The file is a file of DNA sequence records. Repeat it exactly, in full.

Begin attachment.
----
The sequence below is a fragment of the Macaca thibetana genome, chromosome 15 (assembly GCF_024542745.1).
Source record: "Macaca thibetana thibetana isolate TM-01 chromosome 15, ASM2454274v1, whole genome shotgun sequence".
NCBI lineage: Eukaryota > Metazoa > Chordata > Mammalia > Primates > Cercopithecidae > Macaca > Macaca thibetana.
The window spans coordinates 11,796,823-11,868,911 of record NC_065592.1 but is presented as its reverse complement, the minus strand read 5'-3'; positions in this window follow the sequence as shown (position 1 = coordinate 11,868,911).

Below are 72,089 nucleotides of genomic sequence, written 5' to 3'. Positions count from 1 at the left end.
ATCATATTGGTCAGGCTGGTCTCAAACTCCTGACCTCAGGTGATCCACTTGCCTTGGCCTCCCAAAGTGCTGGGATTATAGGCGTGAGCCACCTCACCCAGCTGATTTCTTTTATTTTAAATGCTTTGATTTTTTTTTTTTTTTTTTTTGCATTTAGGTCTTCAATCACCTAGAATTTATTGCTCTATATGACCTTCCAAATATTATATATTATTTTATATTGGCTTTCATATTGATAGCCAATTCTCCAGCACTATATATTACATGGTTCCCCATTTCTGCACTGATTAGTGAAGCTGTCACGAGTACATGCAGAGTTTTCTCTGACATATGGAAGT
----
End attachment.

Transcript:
The sequence below is a fragment of the Macaca thibetana genome, chromosome 15 (assembly GCF_024542745.1).
Source record: "Macaca thibetana thibetana isolate TM-01 chromosome 15, ASM2454274v1, whole genome shotgun sequence".
NCBI lineage: Eukaryota > Metazoa > Chordata > Mammalia > Primates > Cercopithecidae > Macaca > Macaca thibetana.
The window spans coordinates 11,796,823-11,868,911 of record NC_065592.1 but is presented as its reverse complement, the minus strand read 5'-3'; positions in this window follow the sequence as shown (position 1 = coordinate 11,868,911).

Below are 72,089 nucleotides of genomic sequence, written 5' to 3'. Positions count from 1 at the left end.
ATCATATTGGTCAGGCTGGTCTCAAACTCCTGACCTCAGGTGATCCACTTGCCTTGGCCTCCCAAAGTGCTGGGATTATAGGCGTGAGCCACCTCACCCAGCTGATTTCTTTTATTTTAAATGCTTTGATTTTTTTTTTTTTTTTTTTTGCATTTAGGTCTTCAATCACCTAGAATTTATTGCTCTATATGACCTTCCAAATATTATATATTATTTTATATTGGCTTTCATATTGATAGCCAATTCTCCAGCACTATATATTACATGGTTCCCCATTTCTGCACTGATTAGTGAAGCTGTCACGAGTACATGCAGAGTTTTCTCTGACATATGGAAGT